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A Dictionary of the Older Scottish Tongue (up to 1700)

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First published 1986 (DOST Vol. VI).
This entry has not been updated since then but may contain minor corrections and revisions.

Profound, -fund(e, adj. Also: -fond(e. [ME and e.m.E. profound (c1305), -founde, also profund (1451), also perfounde (c1530), OF profund, profond (c1175 in Godef. Compl.), parfund (11th c. in Hatz.-Darm.), L. profundus deep, high, obscure, f. prō and fundus bottom.] Profound, in various usual senses and applications.

A. adj. 1. Physically deep; having considerable depth. Also transf. 1513 Doug. vi iv 3.
Thar stude a dirk and profound cave fast by
1533 Boece 223b.
Thai war commandit to cast ane brade and profound foussy
1565–6 Reg. Privy C. I 425.
Throw greit tempest and profound watteris the beraris of thair lettres mycht na wyise get passage
1568 Skeyne Descr. Pest 13.
Frequent puls small & profund
1580-92 James VI Lusus Reg. 45.
This lairgenes & this breadth so long, this hienes so profound, this boundit infinit
transf. 1513 Doug. vi v 1.
Fra thyne, strekis the way profund onone Deip onto hellys flude of Acheron
1581-1623 James VI Poems I 121/59.
By the porte half oppin of the goulfe profonde & hou

2. Of a person: Having great knowledge, intellectual perception or insight; very learned (in a subject). c1490 Irland Asl. MS 4/13.
The writ declarit … with the mynd of the gast the kirk and profound doctouris [etc.]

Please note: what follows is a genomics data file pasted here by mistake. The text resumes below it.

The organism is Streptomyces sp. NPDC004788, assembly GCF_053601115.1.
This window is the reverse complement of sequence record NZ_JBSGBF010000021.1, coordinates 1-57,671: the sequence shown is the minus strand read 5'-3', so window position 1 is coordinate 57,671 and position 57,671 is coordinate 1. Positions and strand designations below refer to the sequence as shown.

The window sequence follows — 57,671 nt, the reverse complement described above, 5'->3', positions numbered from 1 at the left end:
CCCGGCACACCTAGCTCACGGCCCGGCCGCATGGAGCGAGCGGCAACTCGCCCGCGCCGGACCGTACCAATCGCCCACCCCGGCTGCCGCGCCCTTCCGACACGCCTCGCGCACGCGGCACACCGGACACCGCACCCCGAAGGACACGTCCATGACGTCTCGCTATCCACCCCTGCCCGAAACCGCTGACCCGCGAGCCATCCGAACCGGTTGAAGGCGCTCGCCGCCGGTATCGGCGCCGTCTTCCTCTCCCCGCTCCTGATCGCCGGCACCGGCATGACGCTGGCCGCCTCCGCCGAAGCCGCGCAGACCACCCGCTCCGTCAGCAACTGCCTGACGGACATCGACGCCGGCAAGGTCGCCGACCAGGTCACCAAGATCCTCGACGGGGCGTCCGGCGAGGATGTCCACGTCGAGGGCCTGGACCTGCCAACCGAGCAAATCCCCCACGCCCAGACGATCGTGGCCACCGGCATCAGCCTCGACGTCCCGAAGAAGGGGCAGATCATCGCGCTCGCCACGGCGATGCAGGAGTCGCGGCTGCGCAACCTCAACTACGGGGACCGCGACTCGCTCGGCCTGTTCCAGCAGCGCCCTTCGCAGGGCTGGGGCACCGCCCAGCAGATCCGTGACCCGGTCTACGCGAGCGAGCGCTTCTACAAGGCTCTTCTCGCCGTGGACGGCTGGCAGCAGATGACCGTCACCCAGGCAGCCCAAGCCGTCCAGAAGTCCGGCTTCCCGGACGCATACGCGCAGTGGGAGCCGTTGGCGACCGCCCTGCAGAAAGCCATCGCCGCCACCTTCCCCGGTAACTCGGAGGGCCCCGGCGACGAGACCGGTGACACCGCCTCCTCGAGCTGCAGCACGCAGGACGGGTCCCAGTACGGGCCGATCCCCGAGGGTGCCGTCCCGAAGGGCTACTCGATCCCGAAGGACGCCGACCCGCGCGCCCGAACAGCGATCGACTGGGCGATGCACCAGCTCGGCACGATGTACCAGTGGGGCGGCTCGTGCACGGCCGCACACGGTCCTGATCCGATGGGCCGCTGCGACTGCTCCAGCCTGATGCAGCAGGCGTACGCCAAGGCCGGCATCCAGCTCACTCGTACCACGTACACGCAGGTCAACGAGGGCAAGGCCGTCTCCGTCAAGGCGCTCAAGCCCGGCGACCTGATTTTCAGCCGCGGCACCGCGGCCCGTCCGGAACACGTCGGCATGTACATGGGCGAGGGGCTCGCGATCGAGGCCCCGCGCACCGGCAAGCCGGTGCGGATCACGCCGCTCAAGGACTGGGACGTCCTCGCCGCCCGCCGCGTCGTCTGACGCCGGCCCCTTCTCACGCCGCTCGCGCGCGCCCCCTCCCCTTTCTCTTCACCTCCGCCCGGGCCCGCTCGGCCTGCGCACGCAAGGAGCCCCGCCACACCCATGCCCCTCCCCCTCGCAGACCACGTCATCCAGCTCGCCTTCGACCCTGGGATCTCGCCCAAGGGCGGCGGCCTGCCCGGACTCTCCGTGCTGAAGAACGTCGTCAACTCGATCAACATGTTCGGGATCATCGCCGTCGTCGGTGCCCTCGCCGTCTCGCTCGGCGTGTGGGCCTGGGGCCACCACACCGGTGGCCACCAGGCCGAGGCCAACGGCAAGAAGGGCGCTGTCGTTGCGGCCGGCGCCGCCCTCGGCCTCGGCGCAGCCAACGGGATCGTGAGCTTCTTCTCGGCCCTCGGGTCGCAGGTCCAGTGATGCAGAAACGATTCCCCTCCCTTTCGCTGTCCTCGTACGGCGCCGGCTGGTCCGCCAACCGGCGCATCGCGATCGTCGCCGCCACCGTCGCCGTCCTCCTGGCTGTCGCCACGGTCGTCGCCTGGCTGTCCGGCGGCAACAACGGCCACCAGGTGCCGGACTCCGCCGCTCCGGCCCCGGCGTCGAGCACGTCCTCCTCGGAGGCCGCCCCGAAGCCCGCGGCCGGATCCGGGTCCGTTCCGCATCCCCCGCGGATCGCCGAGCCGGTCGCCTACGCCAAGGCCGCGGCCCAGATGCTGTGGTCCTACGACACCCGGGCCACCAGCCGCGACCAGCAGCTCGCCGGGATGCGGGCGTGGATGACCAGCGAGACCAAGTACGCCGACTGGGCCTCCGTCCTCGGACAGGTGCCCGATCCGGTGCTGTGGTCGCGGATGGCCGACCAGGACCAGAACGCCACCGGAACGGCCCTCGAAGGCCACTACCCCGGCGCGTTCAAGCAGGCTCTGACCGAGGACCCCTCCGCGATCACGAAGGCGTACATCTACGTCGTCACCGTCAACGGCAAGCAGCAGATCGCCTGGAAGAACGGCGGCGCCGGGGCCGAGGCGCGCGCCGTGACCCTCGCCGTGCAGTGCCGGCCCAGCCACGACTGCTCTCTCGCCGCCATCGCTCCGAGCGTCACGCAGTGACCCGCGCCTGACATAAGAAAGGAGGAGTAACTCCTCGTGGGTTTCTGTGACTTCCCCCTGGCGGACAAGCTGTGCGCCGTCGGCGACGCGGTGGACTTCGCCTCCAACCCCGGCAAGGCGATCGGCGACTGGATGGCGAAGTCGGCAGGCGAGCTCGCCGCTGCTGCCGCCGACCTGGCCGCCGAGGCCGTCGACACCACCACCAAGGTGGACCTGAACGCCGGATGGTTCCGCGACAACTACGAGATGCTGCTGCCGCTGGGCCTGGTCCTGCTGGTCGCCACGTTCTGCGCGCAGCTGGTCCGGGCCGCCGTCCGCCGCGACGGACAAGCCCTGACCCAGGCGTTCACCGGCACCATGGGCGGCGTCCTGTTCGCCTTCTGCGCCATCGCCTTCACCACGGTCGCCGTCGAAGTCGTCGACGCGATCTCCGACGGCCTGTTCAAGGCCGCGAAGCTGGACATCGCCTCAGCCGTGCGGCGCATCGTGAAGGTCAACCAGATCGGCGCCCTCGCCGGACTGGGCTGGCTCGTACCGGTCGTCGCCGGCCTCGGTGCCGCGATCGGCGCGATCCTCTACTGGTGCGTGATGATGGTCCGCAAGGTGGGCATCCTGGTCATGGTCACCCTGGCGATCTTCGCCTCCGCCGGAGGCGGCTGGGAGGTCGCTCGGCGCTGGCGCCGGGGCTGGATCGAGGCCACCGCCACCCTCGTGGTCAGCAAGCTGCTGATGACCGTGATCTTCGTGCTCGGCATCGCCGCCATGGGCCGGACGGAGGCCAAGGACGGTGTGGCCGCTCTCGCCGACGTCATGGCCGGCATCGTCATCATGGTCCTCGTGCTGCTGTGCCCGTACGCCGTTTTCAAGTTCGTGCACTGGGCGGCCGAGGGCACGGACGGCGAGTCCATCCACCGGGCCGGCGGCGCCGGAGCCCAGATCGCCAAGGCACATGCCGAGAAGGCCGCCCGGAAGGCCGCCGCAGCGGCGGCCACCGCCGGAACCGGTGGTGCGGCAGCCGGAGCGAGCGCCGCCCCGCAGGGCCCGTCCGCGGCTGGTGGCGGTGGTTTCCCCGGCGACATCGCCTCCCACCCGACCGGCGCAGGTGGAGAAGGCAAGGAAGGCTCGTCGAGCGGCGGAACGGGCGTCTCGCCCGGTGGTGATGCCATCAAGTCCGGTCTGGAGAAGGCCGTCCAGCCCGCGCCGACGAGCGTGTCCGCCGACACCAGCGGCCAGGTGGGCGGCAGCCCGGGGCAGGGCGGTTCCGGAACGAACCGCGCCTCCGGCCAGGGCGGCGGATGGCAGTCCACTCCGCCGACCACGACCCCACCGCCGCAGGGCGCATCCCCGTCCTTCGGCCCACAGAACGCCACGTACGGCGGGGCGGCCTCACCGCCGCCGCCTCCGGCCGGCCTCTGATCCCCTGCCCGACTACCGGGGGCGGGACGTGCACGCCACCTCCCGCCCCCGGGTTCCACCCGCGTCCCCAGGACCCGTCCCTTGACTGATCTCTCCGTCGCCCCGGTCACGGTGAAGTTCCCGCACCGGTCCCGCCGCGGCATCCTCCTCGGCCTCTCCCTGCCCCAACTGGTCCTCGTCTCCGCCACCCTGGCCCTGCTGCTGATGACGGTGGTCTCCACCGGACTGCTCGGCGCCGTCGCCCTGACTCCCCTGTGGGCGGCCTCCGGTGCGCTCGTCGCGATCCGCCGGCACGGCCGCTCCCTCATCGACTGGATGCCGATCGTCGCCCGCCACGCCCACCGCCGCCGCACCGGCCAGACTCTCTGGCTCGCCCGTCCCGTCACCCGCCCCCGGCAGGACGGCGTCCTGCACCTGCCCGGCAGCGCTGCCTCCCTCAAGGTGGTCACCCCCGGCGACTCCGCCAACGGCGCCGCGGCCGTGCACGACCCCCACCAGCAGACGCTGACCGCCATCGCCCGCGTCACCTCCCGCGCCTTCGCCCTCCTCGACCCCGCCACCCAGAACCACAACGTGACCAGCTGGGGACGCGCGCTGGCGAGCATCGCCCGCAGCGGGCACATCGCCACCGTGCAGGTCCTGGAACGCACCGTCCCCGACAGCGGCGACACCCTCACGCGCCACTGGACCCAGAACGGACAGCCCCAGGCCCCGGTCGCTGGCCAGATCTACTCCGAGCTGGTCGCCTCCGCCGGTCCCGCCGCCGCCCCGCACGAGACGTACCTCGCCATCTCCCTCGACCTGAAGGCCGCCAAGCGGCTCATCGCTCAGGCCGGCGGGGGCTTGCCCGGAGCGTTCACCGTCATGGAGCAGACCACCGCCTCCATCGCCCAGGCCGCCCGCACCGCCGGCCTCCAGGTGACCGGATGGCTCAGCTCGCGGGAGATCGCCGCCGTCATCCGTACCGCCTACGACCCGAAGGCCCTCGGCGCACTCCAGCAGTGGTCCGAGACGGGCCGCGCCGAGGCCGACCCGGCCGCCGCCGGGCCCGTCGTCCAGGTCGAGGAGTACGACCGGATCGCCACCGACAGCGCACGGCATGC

Id. Mir. I 48/18.
Thomas Brawardyne … doctor profound
1531 Bell. Boece II 105.
He was … ane profound clerk
1560 Rolland Seven S. 9914.
Cuning doctouris, and phisitians profound
1535 Stewart 41291.
Torgatus … Ane letterit man profound in all science

b. Applied to mind or its workings. — a1500 Henr. Fab. 1623 (Bann.).
The profound wit of God omnipotent
Id. Orph. 55 (Ch. & M.).
1490 Irland Mir. MS fol. 353.
He was in profound pensy & meditacioun
1513 Doug. v Prol. 28.
The hie wysdome and maist profund engyne Of … Virgile
c1552 Lynd. Mon. 5018.

3. Applied to various other non-material things.

a. Of a subject of thought: Deep in meaning; not superficial.(a) 1490 Irland Mir. I 8/9.
Perchaunce lawde pepil comprehendis nocht the profound verite tharof as dois clerkis
c1590 J. Stewart 48/15. 1596 Dalr. II 32/12.
In na science was nathing sa profound … bot his … ingine was able to comprehend
(b) a1499 Contempl. Sinn. 610.
1513 Doug. i Prol. 71.
Thou … has so hie profund sentens … That [etc.]
Ib. xiii xi 31.
Thir profund wordis .furth braid
a1561 Q. Kennedy Breif Tract. (ed.) 112/2.
The profund mistery of the blissit sacrament of the altare
1596 Dalr. I 88/22.
That with the gretter facilitie we may prepare the way sum things to reherse mair profunde

b. Of a state of mind, quality or attribute: Deeply felt or believed; intense; very great.(1) a1508 Kennedy Pass. Christ 1349.
The tothir [band] wes profound confiddance That inmortall he suld rais in haist
c1550 Rolland Ct. Venus iii 886.(b) 1549 Compl. 115/34.
He beand depriuit, he of ane profond maleis departit fra Lacedemonia
(2) a1538 Abell 89a.
His nychtbur excers in contemplacion profund meiknes
a1568 Bann. MS 71a/10.
Aganis he pryd, profound humilitie

c. Of sleep: That cannot be easily disturbed. 1533 Boece 287b.
The cubicularis … traisting the king … was in ane profound sleip [etc.]

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"Profound adj.". Dictionary of the Scots Language. 2004. Scottish Language Dictionaries Ltd. Accessed 21 Jun 2024 <>



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